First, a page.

Diglake Colliery, sometimes called Audley Colliery, was located in the village of Bignall End, near Audley, Staffordshire.
One of the many hazards faced by miners is water, and no way could this be more emphasised than the flooding of Diglake Colliery in North Staffordshire on 14th January, 1895, with the loss of 77 lives.
Seldom has a colliery born such a prophetic name as Diglake at Bignal End, Audley, where an underground lake was created after the extraction of coal was replaced with water that had drained into the abandoned mine from 1850.
At 11.30 a.m. on Monday, 14th of January, 1895, a vast underground reservoir of water broke into the workings and threatened the lives of 240 men and boys who were in the mine at the time.In the ensuing horror there were some miraculous escapes, but 77 lives were lost in truly appalling circumstances.
Diglake was operated by Wm.Rigby and Sons as leases of Sir Thomas Boughey and was served by the Keele-Alsager branch of the North Staffs Railway. The colliery lay close by Audley station, at which point the line crossed the main road from Chesterton.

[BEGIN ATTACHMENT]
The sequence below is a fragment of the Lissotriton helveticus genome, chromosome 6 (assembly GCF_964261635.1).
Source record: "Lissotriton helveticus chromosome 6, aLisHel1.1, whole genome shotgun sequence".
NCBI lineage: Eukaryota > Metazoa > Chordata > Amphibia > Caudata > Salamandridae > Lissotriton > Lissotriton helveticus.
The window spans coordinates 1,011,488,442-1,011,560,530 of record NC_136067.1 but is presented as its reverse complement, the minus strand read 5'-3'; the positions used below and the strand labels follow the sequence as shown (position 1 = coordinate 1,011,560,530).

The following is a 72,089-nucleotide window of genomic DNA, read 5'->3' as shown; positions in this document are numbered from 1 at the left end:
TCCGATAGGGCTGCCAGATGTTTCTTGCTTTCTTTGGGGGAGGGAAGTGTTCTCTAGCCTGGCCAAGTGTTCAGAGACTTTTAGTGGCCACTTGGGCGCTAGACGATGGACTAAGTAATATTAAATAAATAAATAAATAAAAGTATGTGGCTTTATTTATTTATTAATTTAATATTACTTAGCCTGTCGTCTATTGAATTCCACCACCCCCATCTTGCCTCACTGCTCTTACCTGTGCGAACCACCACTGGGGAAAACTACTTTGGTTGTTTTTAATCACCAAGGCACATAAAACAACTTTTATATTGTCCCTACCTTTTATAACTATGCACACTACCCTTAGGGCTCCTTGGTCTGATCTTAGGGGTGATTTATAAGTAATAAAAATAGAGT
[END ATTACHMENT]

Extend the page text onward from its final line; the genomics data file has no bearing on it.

The pit had three shafts, No.1, No.2 and a third shaft that was formerly part of the disused Hall pit which had recently been reopened for winding purposes and there was an underground connection with Diglake No.1, some 400yds distance. About 300 were employed with many of the workers being boys of 13 to 19yrs of age, and, as was common practice, fathers and sons would often accompany each other on the same shift.
The pit was sunk in 1870 to tap the rich Seven, Eight and Tenfeet coal seams which were the mainstay of a number of collieries in the district, one of these being a previous Diglake Colliery nearby that had been worked by Sir Thomas Boughey until about 1850.
This pit had been abandoned for 45yrs and left to accumulate water. It was in the general direction of these earlier workings, known to be flooded that operations were proceeding.
Diglake was regarded as a wet pit, so much so that miners were supplied with special clothing and tin sheeting for protection against overhead seepage.